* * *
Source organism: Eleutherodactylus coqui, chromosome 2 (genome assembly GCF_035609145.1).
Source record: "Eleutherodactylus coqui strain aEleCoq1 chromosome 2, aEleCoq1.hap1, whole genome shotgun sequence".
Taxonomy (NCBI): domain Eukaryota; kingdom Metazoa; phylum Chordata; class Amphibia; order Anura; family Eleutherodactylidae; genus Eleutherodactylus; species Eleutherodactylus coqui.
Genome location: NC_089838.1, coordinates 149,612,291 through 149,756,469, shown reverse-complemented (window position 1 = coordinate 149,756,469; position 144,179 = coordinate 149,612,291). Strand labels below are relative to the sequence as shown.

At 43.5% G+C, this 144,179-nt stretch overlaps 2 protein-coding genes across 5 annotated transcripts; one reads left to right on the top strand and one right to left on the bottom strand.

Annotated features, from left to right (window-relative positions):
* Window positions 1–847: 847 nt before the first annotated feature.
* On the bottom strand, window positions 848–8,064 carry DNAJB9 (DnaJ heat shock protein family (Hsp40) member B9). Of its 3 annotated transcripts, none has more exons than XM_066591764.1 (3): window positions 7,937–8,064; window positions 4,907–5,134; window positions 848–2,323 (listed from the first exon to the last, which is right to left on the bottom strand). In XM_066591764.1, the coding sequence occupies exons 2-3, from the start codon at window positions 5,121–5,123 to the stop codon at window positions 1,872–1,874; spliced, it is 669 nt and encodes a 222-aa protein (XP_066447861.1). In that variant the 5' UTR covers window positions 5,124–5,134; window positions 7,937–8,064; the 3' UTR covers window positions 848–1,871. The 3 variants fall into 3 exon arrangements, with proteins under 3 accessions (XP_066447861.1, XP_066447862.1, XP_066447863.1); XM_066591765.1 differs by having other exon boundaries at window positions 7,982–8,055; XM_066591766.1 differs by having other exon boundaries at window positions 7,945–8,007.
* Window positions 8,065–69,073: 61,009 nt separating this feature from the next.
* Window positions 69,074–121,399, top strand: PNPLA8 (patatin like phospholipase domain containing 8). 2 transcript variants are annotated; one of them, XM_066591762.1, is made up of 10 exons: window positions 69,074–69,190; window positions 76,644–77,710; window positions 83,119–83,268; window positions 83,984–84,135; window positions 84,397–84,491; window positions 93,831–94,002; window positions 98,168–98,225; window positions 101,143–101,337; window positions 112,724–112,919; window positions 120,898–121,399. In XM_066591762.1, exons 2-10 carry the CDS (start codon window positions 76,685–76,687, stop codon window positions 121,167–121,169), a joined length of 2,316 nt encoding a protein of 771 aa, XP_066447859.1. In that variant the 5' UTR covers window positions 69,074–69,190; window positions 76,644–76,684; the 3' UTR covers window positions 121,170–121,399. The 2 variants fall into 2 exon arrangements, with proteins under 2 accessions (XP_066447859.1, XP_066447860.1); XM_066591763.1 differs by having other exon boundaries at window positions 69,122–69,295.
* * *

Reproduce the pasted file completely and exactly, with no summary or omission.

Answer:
Source organism: Eleutherodactylus coqui, chromosome 2 (genome assembly GCF_035609145.1).
Source record: "Eleutherodactylus coqui strain aEleCoq1 chromosome 2, aEleCoq1.hap1, whole genome shotgun sequence".
Taxonomy (NCBI): domain Eukaryota; kingdom Metazoa; phylum Chordata; class Amphibia; order Anura; family Eleutherodactylidae; genus Eleutherodactylus; species Eleutherodactylus coqui.
Genome location: NC_089838.1, coordinates 149,612,291 through 149,756,469, shown reverse-complemented (window position 1 = coordinate 149,756,469; position 144,179 = coordinate 149,612,291). Strand labels below are relative to the sequence as shown.

At 43.5% G+C, this 144,179-nt stretch overlaps 2 protein-coding genes across 5 annotated transcripts; one reads left to right on the top strand and one right to left on the bottom strand.

Annotated features, from left to right (window-relative positions):
* Window positions 1–847: 847 nt before the first annotated feature.
* On the bottom strand, window positions 848–8,064 carry DNAJB9 (DnaJ heat shock protein family (Hsp40) member B9). Of its 3 annotated transcripts, none has more exons than XM_066591764.1 (3): window positions 7,937–8,064; window positions 4,907–5,134; window positions 848–2,323 (listed from the first exon to the last, which is right to left on the bottom strand). In XM_066591764.1, the coding sequence occupies exons 2-3, from the start codon at window positions 5,121–5,123 to the stop codon at window positions 1,872–1,874; spliced, it is 669 nt and encodes a 222-aa protein (XP_066447861.1). In that variant the 5' UTR covers window positions 5,124–5,134; window positions 7,937–8,064; the 3' UTR covers window positions 848–1,871. The 3 variants fall into 3 exon arrangements, with proteins under 3 accessions (XP_066447861.1, XP_066447862.1, XP_066447863.1); XM_066591765.1 differs by having other exon boundaries at window positions 7,982–8,055; XM_066591766.1 differs by having other exon boundaries at window positions 7,945–8,007.
* Window positions 8,065–69,073: 61,009 nt separating this feature from the next.
* Window positions 69,074–121,399, top strand: PNPLA8 (patatin like phospholipase domain containing 8). 2 transcript variants are annotated; one of them, XM_066591762.1, is made up of 10 exons: window positions 69,074–69,190; window positions 76,644–77,710; window positions 83,119–83,268; window positions 83,984–84,135; window positions 84,397–84,491; window positions 93,831–94,002; window positions 98,168–98,225; window positions 101,143–101,337; window positions 112,724–112,919; window positions 120,898–121,399. In XM_066591762.1, exons 2-10 carry the CDS (start codon window positions 76,685–76,687, stop codon window positions 121,167–121,169), a joined length of 2,316 nt encoding a protein of 771 aa, XP_066447859.1. In that variant the 5' UTR covers window positions 69,074–69,190; window positions 76,644–76,684; the 3' UTR covers window positions 121,170–121,399. The 2 variants fall into 2 exon arrangements, with proteins under 2 accessions (XP_066447859.1, XP_066447860.1); XM_066591763.1 differs by having other exon boundaries at window positions 69,122–69,295.